There’s a subset of investors who see the big picture for gold, believe in the fundamental case, and have the means to buy, but are holding off because they think gold is headed lower. By waiting, they believe they’ll get a better price.
With all due respect to those of you in that camp, I think that’s a mistake.
If one is convinced gold will be cheaper a week or month or quarter from now, it might seem prudent to wait to buy. But obviously no one knows if gold is headed lower or if it’s already bottomed. So don’t kid yourself: you may or may not get a better price.
And premiums don’t stay the same. The US Mint raised the price it charges authorized silver purchasers by a substantial 50¢ after last month’s big retreat. The price retail silver buyers paid was not as attractive as they thought it would be.
But these issues miss the bigger point. Here’s what I think is perhaps a better way to view the subject, along with how to handle the dilemma…
“A dollar is worth only 70¢ now,” my dad once told me as we worked in the back yard. “And they say it’ll only be worth 50¢ in a few years.”
It was the mid-1970s. I was helping my dad build a dirt road to our barn, and he wasn’t happy. Not about the hard work or humidity, but from what was happening to the dollar. Inflation was starting to kick into high gear, grabbing headlines that even a girl-chasing teenager could understand.
I remember being appalled by the thought of going to the store and having the clerk demand $1.30 for an item marked $1. Knowing what I know now, my thinking wasn’t that far off.
Our local paper ran a story of a blue-collar worker who had stuffed wads of dollars into the back of his gun cabinet early in his working life. The money was discovered by the family after his death. While saving money is good, the duck-hunter equivalent of “Family Mattress Bank & Trust” won’t keep your money from depreciating; the stash of $10s and $20s had lost over half its purchasing powersince he’d hidden it some 30 years earlier.
About the same time the gun locker was being lined with legal tender, both of my grandfathers—unbeknownst to me at the time—bought some gold and silver coins for me and likewise stored them away. I inherited them a few years ago—and the purchasing power of the coins is still the same as it was 30 years ago, despite the price fluctuations along the way.
If gold were an investment, it might be prudent to see if you can get a better price. But it’s not. It’s lifestyle insurance. It’s an alternate currency that will withstand the inevitable fallout of government excess, the start of which grows closer by the day. It is purchasing-power protection—protection that you and I may use sooner than we’d like.
You might argue that you always try to get the best price when you buy auto insurance and life insurance. That’s true—but the difference is that you shop among different brokers for the best price; you don’t put off the decision because you read somewhere the insurance industry might lower its rates at some point in the future.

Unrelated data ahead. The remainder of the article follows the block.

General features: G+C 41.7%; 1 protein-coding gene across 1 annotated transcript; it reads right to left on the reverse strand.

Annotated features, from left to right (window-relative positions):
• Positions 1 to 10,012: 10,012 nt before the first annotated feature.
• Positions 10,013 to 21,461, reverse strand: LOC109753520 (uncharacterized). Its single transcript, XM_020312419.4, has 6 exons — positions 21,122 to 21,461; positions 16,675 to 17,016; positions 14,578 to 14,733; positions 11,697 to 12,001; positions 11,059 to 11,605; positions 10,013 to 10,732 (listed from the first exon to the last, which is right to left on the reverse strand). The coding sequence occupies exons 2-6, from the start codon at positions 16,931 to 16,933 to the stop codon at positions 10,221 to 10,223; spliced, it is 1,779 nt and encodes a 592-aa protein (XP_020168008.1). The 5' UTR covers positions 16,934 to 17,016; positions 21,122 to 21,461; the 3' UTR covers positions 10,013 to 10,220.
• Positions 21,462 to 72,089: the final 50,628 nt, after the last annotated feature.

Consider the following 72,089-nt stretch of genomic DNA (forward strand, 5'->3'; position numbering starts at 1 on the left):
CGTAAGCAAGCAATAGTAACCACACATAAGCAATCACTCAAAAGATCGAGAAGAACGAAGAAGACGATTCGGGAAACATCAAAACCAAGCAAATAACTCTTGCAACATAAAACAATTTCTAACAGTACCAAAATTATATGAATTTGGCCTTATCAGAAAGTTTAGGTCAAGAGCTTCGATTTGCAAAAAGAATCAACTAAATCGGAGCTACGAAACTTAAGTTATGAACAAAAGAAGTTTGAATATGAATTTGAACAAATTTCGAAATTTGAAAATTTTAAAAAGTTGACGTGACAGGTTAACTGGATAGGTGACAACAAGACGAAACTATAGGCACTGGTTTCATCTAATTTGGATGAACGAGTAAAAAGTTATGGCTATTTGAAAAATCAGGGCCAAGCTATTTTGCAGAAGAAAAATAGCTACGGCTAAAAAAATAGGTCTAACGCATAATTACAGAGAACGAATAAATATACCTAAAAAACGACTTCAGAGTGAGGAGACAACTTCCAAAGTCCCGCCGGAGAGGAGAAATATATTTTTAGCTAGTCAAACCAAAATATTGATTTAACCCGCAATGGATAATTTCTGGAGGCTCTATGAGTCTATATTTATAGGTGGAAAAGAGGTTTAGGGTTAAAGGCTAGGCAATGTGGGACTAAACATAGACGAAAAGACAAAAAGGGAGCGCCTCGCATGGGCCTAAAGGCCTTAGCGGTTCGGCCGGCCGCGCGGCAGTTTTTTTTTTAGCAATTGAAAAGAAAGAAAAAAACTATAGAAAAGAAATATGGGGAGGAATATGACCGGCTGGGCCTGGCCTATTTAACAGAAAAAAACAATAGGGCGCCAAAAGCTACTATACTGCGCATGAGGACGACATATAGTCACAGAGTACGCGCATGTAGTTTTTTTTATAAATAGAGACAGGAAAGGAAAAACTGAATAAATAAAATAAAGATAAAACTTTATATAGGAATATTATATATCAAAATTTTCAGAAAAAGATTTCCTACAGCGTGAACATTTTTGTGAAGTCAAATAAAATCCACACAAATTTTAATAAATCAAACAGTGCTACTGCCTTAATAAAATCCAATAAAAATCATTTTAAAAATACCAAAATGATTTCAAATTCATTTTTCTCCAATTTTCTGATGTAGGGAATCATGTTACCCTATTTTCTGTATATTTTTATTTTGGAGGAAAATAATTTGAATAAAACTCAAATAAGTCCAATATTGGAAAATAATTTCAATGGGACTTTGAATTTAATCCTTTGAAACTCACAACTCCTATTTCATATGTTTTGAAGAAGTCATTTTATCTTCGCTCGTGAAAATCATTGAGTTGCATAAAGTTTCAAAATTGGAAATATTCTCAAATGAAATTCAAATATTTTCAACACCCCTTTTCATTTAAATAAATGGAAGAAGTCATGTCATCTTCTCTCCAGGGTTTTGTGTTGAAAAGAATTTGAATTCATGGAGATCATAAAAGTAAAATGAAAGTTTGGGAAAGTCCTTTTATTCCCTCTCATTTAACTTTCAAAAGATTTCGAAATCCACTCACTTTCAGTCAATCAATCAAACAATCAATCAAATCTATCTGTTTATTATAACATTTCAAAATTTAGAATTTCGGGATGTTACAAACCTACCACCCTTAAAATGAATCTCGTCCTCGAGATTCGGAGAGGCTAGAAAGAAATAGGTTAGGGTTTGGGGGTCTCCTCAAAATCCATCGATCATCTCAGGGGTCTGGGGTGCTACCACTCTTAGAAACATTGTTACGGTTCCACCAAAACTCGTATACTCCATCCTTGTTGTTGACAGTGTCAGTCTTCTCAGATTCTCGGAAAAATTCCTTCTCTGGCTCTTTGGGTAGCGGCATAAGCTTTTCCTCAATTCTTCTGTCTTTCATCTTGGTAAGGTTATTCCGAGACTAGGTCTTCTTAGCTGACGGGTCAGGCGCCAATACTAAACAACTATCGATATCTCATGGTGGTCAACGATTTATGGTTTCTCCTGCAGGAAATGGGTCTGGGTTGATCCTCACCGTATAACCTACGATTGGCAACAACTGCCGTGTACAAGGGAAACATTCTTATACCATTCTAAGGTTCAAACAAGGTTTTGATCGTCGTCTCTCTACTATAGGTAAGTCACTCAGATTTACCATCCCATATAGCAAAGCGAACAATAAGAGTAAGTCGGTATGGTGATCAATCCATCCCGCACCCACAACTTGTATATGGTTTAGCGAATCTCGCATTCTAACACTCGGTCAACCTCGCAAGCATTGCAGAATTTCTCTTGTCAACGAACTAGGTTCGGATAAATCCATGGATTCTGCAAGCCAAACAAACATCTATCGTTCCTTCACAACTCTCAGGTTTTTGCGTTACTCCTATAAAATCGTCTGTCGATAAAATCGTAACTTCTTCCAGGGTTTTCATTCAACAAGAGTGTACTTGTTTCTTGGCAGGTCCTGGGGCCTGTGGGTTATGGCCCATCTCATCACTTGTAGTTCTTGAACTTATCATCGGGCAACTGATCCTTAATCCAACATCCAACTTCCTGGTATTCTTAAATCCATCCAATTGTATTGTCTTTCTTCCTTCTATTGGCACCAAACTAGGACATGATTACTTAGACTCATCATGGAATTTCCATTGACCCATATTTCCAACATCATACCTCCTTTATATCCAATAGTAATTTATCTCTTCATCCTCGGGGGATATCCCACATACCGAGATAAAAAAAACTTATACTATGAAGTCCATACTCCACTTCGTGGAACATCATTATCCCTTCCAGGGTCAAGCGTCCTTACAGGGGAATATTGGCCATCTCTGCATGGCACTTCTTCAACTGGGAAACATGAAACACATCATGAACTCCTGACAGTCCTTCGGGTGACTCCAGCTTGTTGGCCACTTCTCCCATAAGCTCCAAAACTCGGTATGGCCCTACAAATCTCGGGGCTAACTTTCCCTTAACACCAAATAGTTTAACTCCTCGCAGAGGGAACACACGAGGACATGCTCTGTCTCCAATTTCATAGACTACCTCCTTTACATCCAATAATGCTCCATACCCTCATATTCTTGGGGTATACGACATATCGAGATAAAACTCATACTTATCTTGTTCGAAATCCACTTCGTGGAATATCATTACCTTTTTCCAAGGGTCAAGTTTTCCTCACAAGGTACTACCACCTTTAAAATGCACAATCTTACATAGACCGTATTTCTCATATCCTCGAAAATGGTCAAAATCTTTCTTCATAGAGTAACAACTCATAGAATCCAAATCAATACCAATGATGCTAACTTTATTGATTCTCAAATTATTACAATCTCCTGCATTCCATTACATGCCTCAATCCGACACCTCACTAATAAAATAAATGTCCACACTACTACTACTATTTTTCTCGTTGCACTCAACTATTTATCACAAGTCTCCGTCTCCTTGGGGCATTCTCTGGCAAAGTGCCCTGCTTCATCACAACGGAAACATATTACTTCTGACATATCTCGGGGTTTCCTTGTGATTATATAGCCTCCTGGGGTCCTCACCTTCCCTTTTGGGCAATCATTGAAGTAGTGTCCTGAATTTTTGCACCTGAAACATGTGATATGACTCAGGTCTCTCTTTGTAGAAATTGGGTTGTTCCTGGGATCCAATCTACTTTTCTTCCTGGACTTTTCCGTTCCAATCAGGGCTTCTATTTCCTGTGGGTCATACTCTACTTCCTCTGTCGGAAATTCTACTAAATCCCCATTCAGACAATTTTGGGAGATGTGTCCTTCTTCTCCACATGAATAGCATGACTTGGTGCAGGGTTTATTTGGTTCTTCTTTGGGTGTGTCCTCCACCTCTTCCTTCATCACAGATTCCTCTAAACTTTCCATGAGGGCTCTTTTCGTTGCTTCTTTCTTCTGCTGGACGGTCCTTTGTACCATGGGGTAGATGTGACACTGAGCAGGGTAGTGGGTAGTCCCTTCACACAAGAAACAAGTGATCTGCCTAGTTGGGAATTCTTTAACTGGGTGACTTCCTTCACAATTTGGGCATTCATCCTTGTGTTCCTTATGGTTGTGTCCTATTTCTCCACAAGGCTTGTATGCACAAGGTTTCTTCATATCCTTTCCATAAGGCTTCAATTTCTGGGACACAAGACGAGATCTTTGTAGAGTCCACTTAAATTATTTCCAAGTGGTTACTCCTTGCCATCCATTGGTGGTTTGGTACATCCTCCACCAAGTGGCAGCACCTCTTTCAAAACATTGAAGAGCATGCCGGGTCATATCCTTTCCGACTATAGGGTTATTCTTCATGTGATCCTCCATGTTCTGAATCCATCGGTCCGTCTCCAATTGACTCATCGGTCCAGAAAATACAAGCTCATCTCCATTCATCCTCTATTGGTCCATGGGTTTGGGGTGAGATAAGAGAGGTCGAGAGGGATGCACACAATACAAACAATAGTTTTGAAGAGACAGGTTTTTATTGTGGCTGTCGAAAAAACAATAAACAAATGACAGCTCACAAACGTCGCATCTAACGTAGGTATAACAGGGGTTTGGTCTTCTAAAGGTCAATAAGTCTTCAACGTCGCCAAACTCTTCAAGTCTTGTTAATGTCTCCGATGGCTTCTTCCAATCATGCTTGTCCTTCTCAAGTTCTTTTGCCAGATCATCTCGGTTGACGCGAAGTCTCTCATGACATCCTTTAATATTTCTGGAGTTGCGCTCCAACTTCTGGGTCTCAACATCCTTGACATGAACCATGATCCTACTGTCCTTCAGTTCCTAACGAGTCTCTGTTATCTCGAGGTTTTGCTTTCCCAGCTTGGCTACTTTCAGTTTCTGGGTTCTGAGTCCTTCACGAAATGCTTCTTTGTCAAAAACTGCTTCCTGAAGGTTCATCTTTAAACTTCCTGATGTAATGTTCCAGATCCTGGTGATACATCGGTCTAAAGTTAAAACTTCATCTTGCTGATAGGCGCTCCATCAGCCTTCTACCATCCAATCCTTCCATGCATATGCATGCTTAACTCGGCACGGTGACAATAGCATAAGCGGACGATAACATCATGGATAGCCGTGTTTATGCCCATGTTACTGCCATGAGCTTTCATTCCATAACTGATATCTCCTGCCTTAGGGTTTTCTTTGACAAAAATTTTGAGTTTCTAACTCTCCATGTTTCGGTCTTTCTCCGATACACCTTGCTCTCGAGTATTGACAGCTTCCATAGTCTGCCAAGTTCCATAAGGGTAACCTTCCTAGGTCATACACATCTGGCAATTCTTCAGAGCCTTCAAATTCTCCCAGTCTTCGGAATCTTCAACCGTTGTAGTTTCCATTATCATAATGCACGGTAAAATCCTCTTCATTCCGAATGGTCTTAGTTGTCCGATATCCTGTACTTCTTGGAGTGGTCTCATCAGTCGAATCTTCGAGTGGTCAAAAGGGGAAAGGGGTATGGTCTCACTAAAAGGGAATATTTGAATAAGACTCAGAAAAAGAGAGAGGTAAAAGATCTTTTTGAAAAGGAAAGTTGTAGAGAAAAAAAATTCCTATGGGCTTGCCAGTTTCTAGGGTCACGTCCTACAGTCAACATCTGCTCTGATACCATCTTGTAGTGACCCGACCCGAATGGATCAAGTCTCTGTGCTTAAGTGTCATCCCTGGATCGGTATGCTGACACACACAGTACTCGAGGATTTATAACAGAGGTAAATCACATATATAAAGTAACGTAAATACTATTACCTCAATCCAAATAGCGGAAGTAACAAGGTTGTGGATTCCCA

So, what to do?
Neither you nor I nor anyone else knows exactly when the very best price for gold will occur. But since it’s an increasingly critical form of insurance in today’s world, the thing to do is to take a portion of your dollars earmarked for gold and buy some now, but keep some powder dry for the next potential dip. That way you’ve got a good price in case the bottom is in, but still have some cash available if the price falls lower. Then buy another tranche next week or next month or next quarter—whatever suits your cash flow and financial plan—but make it a regular occurrence until you have the full allotment you want.
This is exactly how central banks buy.
|Reported Central Bank Gold Purchases YTD
(thousand troy ounces)
|*Increase in holdings as announced (to be reallocated to corresponding months when more information is available).|
|**Majority of the gold added as a result of new policy accepting gold in its reserve requirements from commercial banks.|
|***Data not yet available.|
|Sources: IMF, World Gold Council|
As you can see, most central banks buy regularly. Of the 24 that bought gold so far this year, only seven reported a one-time purchase.
China buys on a regular basis, too. In fact, they began importing gold from Switzerland this year to increase their monthly purchases.
Russia buys monthly, too.
Central banks aren’t trying to snag the bottom. They’re focused on how many ounces they own.
Further, almost no institutional investor or money manager buys in one lump sum. They accumulate.
Our focus should be the same. Our amounts are a lot less, of course, but the point is to buy in regular tranches, working toward our allocation goal.
I cringe when I hear people say they’re waiting for a better price. What if the market takes off higher or simply stops falling—then what?
Start your accumulation plan today. Heck, you can even use the MetalStream service to buy automatically each month, and the amounts can be adjusted each time if you want. Just log into your Hard Assets Alliance account and once logged in, click the MetalStream signup button to get started.
In a short period, you’ll have a nice stash of hard assets purchased via dollar cost averaging (i.e., at the best cost basis you could hope to achieve).
Whatever you do, start now. Then keep going.
Jeff Clark is editor of BIG GOLD, and a regular contributor to the Hard Assets Alliance.
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